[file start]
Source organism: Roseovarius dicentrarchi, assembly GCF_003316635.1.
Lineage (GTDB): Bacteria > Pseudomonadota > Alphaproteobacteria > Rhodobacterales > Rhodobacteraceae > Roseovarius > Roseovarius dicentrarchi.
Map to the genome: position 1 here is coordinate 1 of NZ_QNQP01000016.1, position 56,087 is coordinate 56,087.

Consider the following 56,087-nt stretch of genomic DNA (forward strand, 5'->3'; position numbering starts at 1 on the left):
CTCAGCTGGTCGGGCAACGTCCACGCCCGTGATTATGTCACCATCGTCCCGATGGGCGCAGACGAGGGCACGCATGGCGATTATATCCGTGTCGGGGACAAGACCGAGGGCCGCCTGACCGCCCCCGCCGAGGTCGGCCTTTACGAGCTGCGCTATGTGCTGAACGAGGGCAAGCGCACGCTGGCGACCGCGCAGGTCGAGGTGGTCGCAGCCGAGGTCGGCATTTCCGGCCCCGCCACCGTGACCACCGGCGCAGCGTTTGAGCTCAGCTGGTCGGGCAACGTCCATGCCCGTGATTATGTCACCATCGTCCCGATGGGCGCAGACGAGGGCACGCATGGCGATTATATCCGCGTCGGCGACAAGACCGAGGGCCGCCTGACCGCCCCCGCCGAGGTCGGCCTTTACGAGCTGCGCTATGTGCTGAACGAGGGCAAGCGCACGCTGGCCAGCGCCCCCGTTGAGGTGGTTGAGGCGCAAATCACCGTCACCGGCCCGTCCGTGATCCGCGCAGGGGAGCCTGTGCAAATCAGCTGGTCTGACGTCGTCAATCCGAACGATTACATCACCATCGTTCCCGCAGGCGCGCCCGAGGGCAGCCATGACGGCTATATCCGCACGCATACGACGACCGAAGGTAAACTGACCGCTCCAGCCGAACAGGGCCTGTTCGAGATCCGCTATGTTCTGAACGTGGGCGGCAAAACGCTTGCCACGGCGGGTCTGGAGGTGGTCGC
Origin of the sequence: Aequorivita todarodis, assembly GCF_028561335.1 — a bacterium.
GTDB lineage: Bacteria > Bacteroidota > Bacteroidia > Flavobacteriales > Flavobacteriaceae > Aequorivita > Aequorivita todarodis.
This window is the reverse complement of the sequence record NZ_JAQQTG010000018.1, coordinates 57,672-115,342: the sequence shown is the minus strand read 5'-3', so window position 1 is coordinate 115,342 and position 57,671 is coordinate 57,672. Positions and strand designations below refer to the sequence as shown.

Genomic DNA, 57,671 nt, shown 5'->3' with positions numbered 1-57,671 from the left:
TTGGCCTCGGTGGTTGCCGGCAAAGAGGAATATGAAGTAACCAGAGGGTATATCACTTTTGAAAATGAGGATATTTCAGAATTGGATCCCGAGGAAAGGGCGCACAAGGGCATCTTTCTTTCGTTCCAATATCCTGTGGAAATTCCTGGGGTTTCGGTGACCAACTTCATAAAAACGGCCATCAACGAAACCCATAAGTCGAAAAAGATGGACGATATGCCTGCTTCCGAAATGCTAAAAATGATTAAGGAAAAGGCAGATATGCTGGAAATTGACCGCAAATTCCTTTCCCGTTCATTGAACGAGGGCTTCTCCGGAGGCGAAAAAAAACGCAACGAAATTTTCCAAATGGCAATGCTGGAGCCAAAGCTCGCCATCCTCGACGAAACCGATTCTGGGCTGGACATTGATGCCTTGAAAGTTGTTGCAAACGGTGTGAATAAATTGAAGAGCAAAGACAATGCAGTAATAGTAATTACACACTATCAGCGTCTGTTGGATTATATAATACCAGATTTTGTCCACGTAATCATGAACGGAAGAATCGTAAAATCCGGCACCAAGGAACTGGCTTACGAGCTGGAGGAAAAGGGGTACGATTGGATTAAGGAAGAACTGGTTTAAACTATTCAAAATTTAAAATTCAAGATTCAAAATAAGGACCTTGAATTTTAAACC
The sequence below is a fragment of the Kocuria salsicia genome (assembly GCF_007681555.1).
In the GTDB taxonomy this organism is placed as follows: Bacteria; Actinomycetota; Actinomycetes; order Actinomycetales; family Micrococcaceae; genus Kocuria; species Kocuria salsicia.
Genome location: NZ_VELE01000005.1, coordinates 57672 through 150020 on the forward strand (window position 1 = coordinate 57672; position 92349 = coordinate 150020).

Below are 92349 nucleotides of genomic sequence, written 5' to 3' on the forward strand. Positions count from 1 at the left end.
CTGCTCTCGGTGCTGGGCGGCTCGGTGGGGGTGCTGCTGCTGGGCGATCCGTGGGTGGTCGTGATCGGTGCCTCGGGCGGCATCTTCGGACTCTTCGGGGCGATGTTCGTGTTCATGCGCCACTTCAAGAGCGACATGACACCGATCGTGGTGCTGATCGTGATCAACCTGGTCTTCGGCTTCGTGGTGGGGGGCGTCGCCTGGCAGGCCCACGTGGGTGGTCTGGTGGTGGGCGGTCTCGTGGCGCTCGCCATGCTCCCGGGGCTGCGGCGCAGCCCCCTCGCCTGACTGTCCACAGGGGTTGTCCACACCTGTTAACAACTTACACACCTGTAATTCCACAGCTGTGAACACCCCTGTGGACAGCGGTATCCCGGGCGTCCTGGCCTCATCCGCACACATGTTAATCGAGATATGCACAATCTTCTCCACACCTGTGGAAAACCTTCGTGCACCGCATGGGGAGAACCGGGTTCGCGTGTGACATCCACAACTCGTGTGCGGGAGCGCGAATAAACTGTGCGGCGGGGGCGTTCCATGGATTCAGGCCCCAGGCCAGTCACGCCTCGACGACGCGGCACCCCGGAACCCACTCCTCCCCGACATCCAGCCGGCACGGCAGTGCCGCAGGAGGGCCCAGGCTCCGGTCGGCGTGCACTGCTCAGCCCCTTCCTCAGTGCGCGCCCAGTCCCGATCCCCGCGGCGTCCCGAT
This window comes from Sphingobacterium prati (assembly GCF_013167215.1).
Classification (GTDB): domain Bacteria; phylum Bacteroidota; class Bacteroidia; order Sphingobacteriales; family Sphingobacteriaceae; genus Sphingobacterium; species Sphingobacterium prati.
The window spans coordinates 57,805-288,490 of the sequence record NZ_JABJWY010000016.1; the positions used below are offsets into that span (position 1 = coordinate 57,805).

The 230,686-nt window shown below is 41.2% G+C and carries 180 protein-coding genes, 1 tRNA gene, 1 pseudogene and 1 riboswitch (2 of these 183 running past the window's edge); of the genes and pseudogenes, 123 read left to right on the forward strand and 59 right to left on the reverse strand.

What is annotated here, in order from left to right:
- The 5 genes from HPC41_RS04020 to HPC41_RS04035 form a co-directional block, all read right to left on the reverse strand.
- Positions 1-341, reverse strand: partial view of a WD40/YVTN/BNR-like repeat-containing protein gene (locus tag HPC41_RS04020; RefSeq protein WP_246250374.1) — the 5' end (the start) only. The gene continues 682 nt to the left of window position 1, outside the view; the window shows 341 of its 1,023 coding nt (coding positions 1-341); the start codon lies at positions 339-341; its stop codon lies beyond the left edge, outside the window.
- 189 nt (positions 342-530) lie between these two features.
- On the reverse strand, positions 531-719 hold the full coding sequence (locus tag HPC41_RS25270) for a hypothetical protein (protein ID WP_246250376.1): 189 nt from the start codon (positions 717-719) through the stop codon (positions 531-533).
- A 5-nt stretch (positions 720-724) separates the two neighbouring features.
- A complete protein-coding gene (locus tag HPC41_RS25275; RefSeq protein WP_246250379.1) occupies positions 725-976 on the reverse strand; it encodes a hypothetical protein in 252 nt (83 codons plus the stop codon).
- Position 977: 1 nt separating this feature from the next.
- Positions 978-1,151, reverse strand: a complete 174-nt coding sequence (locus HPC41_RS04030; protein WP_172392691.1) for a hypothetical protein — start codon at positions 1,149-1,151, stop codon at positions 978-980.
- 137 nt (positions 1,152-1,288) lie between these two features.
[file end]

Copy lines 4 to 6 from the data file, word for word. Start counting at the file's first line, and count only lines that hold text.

Consider the following 56,087-nt stretch of genomic DNA (forward strand, 5'->3'; position numbering starts at 1 on the left):
CTCAGCTGGTCGGGCAACGTCCACGCCCGTGATTATGTCACCATCGTCCCGATGGGCGCAGACGAGGGCACGCATGGCGATTATATCCGTGTCGGGGACAAGACCGAGGGCCGCCTGACCGCCCCCGCCGAGGTCGGCCTTTACGAGCTGCGCTATGTGCTGAACGAGGGCAAGCGCACGCTGGCGACCGCGCAGGTCGAGGTGGTCGCAGCCGAGGTCGGCATTTCCGGCCCCGCCACCGTGACCACCGGCGCAGCGTTTGAGCTCAGCTGGTCGGGCAACGTCCATGCCCGTGATTATGTCACCATCGTCCCGATGGGCGCAGACGAGGGCACGCATGGCGATTATATCCGCGTCGGCGACAAGACCGAGGGCCGCCTGACCGCCCCCGCCGAGGTCGGCCTTTACGAGCTGCGCTATGTGCTGAACGAGGGCAAGCGCACGCTGGCCAGCGCCCCCGTTGAGGTGGTTGAGGCGCAAATCACCGTCACCGGCCCGTCCGTGATCCGCGCAGGGGAGCCTGTGCAAATCAGCTGGTCTGACGTCGTCAATCCGAACGATTACATCACCATCGTTCCCGCAGGCGCGCCCGAGGGCAGCCATGACGGCTATATCCGCACGCATACGACGACCGAAGGTAAACTGACCGCTCCAGCCGAACAGGGCCTGTTCGAGATCCGCTATGTTCTGAACGTGGGCGGCAAAACGCTTGCCACGGCGGGTCTGGAGGTGGTCGC
Origin of the sequence: Aequorivita todarodis, assembly GCF_028561335.1 — a bacterium.